|Publication number||US5637789 A|
|Application number||US 08/536,953|
|Publication date||Jun 10, 1997|
|Filing date||Sep 29, 1995|
|Priority date||Sep 29, 1995|
|Publication number||08536953, 536953, US 5637789 A, US 5637789A, US-A-5637789, US5637789 A, US5637789A|
|Inventors||William J. Lawson|
|Original Assignee||Lawson; William J.|
|Export Citation||BiBTeX, EndNote, RefMan|
|Patent Citations (23), Referenced by (49), Classifications (8), Legal Events (7)|
|External Links: USPTO, USPTO Assignment, Espacenet|
1. Field of the Invention
This invention relates generally to an apparatus for detecting fluid leakage from a piping system. More particularly, the present invention relates to a piping system leakage detection apparatus which can be easily adjusted to monitor various rates of leakage downstream from the sensor. This invention has particular application to leak detection for residential water pipeline systems.
2. Description of the Related Art
Leakage is most apt to occur at two points in the lifetime of a piping system. Immediately after installation, a newly-installed piping system may be subject to mistakes in assembly, fitting problems, or simple infant mortality failures due to poor quality control. At the other end of the piping system life cycle, long use or external influences, such as shifting terrain, will eventually produce cracks, splits, and interstice in the piping system and attached accessories, such as valves, resulting in leakage of fluids through the cracks. In either case, leakage results in loss of the fluid, and possible danger to the public.
To deal with such a problem various devices and methods for detecting fluid leaks have been proposed. Most are complicated in nature and difficult to install. Furthermore, application of these devices is generally limited by specific environmental conditions. Other types of detection apparatus are limited in usefulness because their sensors must be placed in proximity to a suspected leak location. Therefore, if the leak does not occur near the sensor, it will remain undetected.
Some examples of the prior art include U.S. Pat. No. 3,874,222, issued to Ladd et al., for a pipeline leak detector, which makes use of temperature sensors placed along the length of a pipeline to detect leaks. This invention depends on the pipeline carrying a thermally unstable material, which is defined as material which, if released from the pipeline, would be at a temperature significantly different from that of the material surrounding the pipeline. The temperature sensing devices must be spaced close enough together along the line so that leaking material will not escape undetected. These sensors must also be positioned about the circumference of the pipeline so that, for example, if the pipeline carries gas and leaks in an upward direction, the sensors will not miss the escaping material. Similarly, if the leaking material is a liquid that tends to seep into the ground via gravity, then the temperature sensing elements must be located beneath the pipeline. This invention suffers from the requirement of sensor placement being sensitive to the actual location of the leak.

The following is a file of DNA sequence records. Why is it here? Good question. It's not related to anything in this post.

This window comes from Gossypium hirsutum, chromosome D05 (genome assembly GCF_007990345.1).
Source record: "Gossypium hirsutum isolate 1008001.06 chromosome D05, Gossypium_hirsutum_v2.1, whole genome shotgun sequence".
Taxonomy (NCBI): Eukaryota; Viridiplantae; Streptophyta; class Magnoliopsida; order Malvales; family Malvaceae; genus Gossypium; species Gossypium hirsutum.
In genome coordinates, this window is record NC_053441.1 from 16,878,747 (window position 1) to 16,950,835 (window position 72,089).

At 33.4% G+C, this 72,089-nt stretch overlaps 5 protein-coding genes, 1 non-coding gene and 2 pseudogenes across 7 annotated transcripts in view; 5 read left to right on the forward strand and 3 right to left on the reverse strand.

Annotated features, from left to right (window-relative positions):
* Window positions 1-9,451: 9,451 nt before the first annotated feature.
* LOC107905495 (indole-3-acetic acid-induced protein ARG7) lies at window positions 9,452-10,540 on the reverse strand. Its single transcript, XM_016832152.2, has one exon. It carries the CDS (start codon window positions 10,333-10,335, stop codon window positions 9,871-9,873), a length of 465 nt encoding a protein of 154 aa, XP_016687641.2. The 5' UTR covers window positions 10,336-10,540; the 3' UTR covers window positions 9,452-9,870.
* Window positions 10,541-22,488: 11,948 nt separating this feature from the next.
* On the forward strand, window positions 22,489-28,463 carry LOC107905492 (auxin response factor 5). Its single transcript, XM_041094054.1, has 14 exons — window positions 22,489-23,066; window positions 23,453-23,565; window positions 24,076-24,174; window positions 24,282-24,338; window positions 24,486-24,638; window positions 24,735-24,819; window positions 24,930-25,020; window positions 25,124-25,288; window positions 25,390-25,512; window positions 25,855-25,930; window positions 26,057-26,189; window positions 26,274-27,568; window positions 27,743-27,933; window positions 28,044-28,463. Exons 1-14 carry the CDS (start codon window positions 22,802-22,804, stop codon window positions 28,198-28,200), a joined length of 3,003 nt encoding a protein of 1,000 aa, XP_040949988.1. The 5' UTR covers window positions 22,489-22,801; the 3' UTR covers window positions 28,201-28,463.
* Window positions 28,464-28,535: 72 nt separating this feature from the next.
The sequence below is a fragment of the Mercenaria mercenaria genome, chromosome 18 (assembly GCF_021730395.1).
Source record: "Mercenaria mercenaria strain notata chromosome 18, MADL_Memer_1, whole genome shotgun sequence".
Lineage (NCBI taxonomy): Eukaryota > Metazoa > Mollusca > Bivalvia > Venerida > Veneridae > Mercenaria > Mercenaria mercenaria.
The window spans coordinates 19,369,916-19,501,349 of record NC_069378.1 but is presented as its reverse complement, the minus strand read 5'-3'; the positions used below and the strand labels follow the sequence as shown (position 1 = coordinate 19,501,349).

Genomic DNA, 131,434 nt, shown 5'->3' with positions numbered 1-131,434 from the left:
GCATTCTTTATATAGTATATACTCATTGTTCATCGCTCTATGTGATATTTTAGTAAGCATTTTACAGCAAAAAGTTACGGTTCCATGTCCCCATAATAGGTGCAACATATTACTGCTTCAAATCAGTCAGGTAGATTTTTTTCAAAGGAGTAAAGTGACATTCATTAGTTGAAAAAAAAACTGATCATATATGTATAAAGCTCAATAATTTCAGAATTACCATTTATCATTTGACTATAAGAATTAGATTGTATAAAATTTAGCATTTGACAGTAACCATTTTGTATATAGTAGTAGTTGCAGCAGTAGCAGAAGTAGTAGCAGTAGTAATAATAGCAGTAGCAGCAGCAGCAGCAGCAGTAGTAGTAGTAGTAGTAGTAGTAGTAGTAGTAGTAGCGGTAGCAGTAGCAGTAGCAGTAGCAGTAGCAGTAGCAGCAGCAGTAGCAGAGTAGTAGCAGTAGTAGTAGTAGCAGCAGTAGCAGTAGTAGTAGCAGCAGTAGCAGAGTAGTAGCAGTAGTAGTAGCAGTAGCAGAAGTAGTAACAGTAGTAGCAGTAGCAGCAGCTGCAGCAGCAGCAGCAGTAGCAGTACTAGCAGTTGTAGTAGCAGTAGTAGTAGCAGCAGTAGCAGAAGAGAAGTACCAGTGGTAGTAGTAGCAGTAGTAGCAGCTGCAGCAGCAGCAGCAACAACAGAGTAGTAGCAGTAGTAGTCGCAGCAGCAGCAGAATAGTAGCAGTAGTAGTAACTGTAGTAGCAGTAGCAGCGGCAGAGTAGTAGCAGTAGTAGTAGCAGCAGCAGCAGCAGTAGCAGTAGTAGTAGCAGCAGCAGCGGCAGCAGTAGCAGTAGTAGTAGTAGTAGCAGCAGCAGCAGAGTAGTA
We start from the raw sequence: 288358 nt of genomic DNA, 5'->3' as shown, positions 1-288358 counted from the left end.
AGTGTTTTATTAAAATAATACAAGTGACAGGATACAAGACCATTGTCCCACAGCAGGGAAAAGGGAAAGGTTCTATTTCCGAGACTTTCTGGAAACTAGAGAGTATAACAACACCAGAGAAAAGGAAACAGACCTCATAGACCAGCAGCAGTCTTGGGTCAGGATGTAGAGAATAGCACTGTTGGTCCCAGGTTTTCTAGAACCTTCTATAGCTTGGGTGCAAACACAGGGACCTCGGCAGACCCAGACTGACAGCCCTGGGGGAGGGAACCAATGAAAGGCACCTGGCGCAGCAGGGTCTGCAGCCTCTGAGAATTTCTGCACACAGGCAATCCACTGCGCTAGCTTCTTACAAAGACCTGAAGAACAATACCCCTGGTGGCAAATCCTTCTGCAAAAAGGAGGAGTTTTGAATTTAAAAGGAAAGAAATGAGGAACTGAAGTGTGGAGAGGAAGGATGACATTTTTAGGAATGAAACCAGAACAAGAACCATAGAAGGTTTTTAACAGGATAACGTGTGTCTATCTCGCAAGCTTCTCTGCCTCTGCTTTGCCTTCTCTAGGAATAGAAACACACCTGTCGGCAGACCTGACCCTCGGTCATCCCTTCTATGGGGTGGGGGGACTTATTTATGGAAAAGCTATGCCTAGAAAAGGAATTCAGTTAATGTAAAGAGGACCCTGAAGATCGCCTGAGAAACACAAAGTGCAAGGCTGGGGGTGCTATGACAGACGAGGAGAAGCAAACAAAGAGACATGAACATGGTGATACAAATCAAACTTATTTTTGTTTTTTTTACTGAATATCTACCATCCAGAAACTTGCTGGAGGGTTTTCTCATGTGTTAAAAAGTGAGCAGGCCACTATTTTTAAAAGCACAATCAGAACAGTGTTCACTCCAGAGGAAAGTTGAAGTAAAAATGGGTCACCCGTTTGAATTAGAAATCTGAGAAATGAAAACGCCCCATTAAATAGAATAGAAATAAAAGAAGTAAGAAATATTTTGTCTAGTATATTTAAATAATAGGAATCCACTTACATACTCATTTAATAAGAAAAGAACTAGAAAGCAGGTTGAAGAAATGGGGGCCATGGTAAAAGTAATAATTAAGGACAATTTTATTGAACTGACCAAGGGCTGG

Another invention is disclosed by U.S. Pat. No. 3,864,960, issued to Fletcher et al., for an apparatus which monitors the integrity of vacuum seals. Its operation depends on the use of two matched thermistors. Each is mounted in a thermal cell, one exposed to the vacuum for reference, and the other exposed to both the vacuum and a detector chamber adjacent the seal being monitored. This invention suffers from dependence on a matched pair of sensors for leak detection.
U.S. Pat. No. 4,259,861, issued to Yamamoto et al., discloses a leak detector which is specifically directed toward the leakage of a substance, such as sodium, which will impinge on the sensor, while losing a good deal of its inherent heat to vaporization. The invention is aimed at counting individual particles of sodium, or in the alternative, toward measuring the total weight of sodium which has leaked out of the system. Such a device is not well suited to the detection of fluid leakage, but rather, to the detection of particles in a mist.
Other inventions, such as that disclosed by U.S. Pat. No. 4,336,708, issued to Hobgood et al., deal with the absolute location of leaks within a system. In this case, a portion of leaking pipe must be excavated before the invention can be applied. The instant invention is not directed toward the precise location of a leak, but rather, to the detection of a "leaking" condition as opposed to a "non-leaking" condition, somewhere in the system.
Finally, the invention disclosed by U.S. Pat. No. 4,529,974, issued to Tanaka et al. discloses a complex apparatus for leak detection which relies on a heated bridge element whose resistance will vary if subjected to the presence of leaking fluid. Again, this system depends on the proximity of the sensor itself to leaking fluid. If the fluid travels in a direction away from the sensor, the leak will never be detected.
Leak detection apparatus disclosed by the prior art tend to be complex, which makes them commercially impractical, or directed toward precise location of the leak itself, and not to simply detecting the existence of a leak. In addition, the ability to easily adjust such systems for various rates of leakage has not been addressed.